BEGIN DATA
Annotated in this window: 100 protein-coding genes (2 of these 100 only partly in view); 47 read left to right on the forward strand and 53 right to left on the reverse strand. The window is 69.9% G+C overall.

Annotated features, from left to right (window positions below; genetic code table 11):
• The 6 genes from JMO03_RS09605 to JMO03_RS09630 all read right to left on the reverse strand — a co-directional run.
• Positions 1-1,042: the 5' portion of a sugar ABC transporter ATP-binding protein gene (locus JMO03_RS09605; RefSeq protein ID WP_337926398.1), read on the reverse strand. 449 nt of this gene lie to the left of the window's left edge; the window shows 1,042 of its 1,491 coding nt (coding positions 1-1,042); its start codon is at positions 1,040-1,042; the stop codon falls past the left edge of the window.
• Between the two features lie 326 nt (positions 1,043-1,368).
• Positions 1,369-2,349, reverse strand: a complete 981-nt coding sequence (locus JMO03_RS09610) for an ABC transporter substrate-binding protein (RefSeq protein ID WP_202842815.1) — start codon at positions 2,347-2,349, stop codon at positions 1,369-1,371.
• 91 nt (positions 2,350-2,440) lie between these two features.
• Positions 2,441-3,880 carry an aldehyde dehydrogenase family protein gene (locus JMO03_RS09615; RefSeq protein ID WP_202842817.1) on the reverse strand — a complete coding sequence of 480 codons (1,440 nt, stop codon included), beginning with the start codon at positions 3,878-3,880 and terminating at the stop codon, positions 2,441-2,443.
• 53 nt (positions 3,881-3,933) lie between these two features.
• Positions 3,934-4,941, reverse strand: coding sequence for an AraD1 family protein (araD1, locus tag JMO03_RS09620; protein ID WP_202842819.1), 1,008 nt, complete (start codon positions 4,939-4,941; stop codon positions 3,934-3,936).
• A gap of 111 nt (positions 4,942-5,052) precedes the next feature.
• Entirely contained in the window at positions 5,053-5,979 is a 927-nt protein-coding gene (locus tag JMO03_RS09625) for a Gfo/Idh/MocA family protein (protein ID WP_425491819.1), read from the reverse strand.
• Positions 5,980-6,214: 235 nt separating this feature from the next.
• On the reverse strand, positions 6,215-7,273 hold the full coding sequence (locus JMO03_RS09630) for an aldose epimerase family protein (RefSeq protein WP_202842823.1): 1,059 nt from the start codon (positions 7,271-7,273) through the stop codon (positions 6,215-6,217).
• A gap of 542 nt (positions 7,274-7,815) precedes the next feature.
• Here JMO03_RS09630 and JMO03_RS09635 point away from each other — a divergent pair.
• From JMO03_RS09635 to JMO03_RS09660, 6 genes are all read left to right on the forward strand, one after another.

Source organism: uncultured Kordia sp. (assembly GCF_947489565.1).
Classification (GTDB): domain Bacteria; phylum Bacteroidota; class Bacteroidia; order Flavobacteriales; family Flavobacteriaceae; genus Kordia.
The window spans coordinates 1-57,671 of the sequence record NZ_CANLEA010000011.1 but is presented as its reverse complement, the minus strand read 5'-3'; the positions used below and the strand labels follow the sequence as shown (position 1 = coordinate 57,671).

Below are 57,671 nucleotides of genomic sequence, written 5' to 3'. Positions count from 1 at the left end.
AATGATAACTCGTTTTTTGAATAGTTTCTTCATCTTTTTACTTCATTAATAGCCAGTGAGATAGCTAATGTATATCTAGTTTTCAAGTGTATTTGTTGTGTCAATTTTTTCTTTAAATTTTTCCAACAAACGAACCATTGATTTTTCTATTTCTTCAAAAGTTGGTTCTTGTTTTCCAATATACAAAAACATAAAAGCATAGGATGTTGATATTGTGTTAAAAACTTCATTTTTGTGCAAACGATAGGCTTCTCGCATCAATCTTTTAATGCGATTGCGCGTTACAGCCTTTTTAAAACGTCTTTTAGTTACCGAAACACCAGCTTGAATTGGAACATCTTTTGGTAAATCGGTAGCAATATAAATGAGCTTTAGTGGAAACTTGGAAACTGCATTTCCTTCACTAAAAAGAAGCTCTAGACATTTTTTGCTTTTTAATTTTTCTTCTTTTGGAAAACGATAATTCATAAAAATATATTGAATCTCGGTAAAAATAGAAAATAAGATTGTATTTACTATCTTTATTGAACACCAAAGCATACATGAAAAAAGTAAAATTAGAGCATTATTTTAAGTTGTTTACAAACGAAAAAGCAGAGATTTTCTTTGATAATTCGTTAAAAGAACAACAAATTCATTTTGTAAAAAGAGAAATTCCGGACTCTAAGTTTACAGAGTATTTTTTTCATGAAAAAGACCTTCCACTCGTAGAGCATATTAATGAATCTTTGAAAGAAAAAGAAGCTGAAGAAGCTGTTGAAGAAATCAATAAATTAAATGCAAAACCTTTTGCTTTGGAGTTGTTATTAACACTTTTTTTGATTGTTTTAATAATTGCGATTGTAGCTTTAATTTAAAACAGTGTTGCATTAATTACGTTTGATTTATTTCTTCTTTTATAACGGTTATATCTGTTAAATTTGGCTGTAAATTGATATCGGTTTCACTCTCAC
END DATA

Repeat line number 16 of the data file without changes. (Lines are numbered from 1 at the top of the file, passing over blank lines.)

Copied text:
• Here JMO03_RS09630 and JMO03_RS09635 point away from each other — a divergent pair.